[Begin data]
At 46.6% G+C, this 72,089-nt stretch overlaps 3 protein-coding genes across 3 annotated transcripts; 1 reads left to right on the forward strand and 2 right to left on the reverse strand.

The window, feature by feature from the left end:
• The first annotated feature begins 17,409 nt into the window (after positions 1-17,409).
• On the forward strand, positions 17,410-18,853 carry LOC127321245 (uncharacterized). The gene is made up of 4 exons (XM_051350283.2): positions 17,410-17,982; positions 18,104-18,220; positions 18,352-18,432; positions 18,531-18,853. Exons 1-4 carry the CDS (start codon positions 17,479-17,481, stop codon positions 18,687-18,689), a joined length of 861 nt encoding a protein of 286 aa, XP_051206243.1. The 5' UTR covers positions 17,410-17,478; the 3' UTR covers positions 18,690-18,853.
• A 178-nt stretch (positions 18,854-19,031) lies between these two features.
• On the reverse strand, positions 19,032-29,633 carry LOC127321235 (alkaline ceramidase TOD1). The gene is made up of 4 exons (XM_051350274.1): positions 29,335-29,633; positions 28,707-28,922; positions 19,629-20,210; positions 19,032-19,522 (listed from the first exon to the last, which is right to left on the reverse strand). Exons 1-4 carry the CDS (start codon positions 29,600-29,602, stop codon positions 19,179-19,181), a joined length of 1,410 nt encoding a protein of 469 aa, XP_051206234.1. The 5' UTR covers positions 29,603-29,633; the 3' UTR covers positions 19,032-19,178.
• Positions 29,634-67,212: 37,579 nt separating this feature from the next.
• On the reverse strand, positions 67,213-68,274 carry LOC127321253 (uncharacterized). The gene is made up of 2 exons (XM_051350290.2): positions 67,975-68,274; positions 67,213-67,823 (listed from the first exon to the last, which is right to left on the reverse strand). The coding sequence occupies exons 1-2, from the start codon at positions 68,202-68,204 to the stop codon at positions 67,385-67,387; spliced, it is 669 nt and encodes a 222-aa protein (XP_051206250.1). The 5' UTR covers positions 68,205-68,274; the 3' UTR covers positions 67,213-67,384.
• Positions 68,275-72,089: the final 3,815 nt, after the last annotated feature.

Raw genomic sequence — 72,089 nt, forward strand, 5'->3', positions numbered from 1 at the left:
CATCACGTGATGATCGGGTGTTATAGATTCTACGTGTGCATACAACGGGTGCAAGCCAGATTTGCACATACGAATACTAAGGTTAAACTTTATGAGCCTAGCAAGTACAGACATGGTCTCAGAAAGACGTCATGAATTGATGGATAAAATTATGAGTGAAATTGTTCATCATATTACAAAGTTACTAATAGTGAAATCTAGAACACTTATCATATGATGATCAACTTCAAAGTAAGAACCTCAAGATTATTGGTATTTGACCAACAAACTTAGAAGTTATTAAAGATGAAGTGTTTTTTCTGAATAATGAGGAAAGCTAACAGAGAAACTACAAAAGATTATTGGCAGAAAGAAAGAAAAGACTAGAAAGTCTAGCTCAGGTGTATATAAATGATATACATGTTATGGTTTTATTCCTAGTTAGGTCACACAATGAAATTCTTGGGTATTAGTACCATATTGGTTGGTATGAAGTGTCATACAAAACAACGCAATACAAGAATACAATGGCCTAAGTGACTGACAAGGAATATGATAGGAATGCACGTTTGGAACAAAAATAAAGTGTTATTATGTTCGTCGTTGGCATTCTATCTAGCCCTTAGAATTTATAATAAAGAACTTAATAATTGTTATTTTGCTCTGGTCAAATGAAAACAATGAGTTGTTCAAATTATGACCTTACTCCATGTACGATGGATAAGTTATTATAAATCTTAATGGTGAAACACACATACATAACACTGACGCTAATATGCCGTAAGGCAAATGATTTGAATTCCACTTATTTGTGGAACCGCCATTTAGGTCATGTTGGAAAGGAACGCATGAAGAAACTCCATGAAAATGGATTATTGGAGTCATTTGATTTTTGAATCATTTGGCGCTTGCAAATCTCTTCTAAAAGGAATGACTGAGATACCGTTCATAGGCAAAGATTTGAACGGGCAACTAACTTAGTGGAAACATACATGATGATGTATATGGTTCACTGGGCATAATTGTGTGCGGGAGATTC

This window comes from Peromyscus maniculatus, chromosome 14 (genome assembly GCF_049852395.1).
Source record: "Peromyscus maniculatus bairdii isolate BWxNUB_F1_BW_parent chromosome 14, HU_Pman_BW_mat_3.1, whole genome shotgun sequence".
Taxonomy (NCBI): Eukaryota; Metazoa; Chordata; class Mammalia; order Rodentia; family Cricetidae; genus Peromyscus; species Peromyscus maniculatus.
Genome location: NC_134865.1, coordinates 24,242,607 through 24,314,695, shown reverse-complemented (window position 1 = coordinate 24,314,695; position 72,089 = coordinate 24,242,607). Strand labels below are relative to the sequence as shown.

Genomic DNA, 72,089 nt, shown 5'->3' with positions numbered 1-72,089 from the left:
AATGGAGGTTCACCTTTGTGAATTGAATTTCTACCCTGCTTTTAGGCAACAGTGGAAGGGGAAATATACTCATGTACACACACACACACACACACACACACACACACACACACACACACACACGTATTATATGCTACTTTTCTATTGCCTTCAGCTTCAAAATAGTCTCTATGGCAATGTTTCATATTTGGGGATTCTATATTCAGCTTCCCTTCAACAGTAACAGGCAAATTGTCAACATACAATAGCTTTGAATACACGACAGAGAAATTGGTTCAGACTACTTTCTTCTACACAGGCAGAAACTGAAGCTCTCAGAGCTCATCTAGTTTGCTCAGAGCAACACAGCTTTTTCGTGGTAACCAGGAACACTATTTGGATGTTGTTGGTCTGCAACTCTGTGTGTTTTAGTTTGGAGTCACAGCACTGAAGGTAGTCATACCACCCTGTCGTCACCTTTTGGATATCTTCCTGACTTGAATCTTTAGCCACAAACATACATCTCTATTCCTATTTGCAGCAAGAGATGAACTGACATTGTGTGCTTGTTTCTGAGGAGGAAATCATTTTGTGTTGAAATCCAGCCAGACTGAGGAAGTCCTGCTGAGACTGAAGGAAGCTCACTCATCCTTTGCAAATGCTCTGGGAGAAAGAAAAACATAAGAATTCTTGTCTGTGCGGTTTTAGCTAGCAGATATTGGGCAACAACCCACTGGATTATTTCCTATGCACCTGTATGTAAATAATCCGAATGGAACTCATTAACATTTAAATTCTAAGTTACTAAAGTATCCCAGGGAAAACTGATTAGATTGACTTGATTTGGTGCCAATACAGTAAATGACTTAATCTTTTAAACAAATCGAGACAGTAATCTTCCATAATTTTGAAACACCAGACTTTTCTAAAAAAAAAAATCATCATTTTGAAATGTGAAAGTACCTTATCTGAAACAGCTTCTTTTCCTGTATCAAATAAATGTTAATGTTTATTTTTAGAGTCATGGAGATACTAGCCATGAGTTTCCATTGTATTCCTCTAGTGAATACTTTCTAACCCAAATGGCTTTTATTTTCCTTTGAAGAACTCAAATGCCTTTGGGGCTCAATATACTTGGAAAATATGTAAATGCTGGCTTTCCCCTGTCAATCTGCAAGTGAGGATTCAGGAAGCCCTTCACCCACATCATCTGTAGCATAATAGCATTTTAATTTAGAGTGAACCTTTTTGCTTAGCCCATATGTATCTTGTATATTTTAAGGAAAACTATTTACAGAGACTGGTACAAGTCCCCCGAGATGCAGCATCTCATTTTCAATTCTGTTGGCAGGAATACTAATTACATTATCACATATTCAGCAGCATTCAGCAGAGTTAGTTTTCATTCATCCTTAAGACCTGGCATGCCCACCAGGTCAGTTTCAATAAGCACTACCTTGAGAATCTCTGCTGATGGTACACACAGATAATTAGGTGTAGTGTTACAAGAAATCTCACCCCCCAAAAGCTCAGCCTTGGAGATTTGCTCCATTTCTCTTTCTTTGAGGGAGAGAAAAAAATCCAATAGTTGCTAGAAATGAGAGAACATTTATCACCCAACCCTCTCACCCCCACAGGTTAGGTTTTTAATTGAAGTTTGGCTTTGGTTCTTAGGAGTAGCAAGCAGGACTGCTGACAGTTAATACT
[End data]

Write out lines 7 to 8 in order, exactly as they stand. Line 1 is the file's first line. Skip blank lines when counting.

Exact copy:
• Positions 29,634-67,212: 37,579 nt separating this feature from the next.
• On the reverse strand, positions 67,213-68,274 carry LOC127321253 (uncharacterized). The gene is made up of 2 exons (XM_051350290.2): positions 67,975-68,274; positions 67,213-67,823 (listed from the first exon to the last, which is right to left on the reverse strand). The coding sequence occupies exons 1-2, from the start codon at positions 68,202-68,204 to the stop codon at positions 67,385-67,387; spliced, it is 669 nt and encodes a 222-aa protein (XP_051206250.1). The 5' UTR covers positions 68,205-68,274; the 3' UTR covers positions 67,213-67,384.